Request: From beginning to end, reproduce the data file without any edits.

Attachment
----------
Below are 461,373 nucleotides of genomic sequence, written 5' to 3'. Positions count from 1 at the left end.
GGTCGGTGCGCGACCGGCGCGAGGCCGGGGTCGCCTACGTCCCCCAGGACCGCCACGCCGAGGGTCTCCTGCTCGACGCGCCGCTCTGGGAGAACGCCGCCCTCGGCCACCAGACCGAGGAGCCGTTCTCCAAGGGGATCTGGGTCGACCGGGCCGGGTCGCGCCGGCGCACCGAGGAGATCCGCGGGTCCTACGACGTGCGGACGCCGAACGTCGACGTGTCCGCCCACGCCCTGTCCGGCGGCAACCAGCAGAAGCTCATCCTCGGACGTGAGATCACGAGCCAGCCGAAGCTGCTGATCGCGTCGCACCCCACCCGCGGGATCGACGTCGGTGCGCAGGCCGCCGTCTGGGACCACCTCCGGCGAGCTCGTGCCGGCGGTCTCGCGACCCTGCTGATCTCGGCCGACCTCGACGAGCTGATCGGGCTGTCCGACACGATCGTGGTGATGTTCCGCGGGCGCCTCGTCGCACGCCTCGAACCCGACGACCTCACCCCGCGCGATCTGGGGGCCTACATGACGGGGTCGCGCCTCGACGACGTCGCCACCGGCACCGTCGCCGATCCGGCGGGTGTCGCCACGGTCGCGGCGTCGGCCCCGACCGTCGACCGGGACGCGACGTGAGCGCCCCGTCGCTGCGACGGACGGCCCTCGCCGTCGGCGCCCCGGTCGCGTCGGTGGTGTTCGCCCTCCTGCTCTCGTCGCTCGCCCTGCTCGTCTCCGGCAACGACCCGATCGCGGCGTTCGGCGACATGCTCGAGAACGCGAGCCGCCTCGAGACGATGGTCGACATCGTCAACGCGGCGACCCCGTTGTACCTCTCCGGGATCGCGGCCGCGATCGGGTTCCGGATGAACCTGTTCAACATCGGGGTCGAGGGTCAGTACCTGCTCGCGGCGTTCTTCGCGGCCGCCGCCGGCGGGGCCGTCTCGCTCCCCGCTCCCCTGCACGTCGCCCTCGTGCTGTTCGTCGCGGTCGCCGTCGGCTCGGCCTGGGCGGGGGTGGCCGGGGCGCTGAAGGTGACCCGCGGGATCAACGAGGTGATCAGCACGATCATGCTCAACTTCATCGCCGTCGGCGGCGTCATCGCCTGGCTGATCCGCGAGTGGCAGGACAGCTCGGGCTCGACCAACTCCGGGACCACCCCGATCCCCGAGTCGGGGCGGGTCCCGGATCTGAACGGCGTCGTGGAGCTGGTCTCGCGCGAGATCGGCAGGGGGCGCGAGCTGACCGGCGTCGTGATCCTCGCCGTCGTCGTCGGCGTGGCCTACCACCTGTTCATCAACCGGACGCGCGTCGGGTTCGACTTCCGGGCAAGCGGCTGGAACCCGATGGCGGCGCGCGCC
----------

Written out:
Below are 461,373 nucleotides of genomic sequence, written 5' to 3'. Positions count from 1 at the left end.
GGTCGGTGCGCGACCGGCGCGAGGCCGGGGTCGCCTACGTCCCCCAGGACCGCCACGCCGAGGGTCTCCTGCTCGACGCGCCGCTCTGGGAGAACGCCGCCCTCGGCCACCAGACCGAGGAGCCGTTCTCCAAGGGGATCTGGGTCGACCGGGCCGGGTCGCGCCGGCGCACCGAGGAGATCCGCGGGTCCTACGACGTGCGGACGCCGAACGTCGACGTGTCCGCCCACGCCCTGTCCGGCGGCAACCAGCAGAAGCTCATCCTCGGACGTGAGATCACGAGCCAGCCGAAGCTGCTGATCGCGTCGCACCCCACCCGCGGGATCGACGTCGGTGCGCAGGCCGCCGTCTGGGACCACCTCCGGCGAGCTCGTGCCGGCGGTCTCGCGACCCTGCTGATCTCGGCCGACCTCGACGAGCTGATCGGGCTGTCCGACACGATCGTGGTGATGTTCCGCGGGCGCCTCGTCGCACGCCTCGAACCCGACGACCTCACCCCGCGCGATCTGGGGGCCTACATGACGGGGTCGCGCCTCGACGACGTCGCCACCGGCACCGTCGCCGATCCGGCGGGTGTCGCCACGGTCGCGGCGTCGGCCCCGACCGTCGACCGGGACGCGACGTGAGCGCCCCGTCGCTGCGACGGACGGCCCTCGCCGTCGGCGCCCCGGTCGCGTCGGTGGTGTTCGCCCTCCTGCTCTCGTCGCTCGCCCTGCTCGTCTCCGGCAACGACCCGATCGCGGCGTTCGGCGACATGCTCGAGAACGCGAGCCGCCTCGAGACGATGGTCGACATCGTCAACGCGGCGACCCCGTTGTACCTCTCCGGGATCGCGGCCGCGATCGGGTTCCGGATGAACCTGTTCAACATCGGGGTCGAGGGTCAGTACCTGCTCGCGGCGTTCTTCGCGGCCGCCGCCGGCGGGGCCGTCTCGCTCCCCGCTCCCCTGCACGTCGCCCTCGTGCTGTTCGTCGCGGTCGCCGTCGGCTCGGCCTGGGCGGGGGTGGCCGGGGCGCTGAAGGTGACCCGCGGGATCAACGAGGTGATCAGCACGATCATGCTCAACTTCATCGCCGTCGGCGGCGTCATCGCCTGGCTGATCCGCGAGTGGCAGGACAGCTCGGGCTCGACCAACTCCGGGACCACCCCGATCCCCGAGTCGGGGCGGGTCCCGGATCTGAACGGCGTCGTGGAGCTGGTCTCGCGCGAGATCGGCAGGGGGCGCGAGCTGACCGGCGTCGTGATCCTCGCCGTCGTCGTCGGCGTGGCCTACCACCTGTTCATCAACCGGACGCGCGTCGGGTTCGACTTCCGGGCAAGCGGCTGGAACCCGATGGCGGCGCGCGCC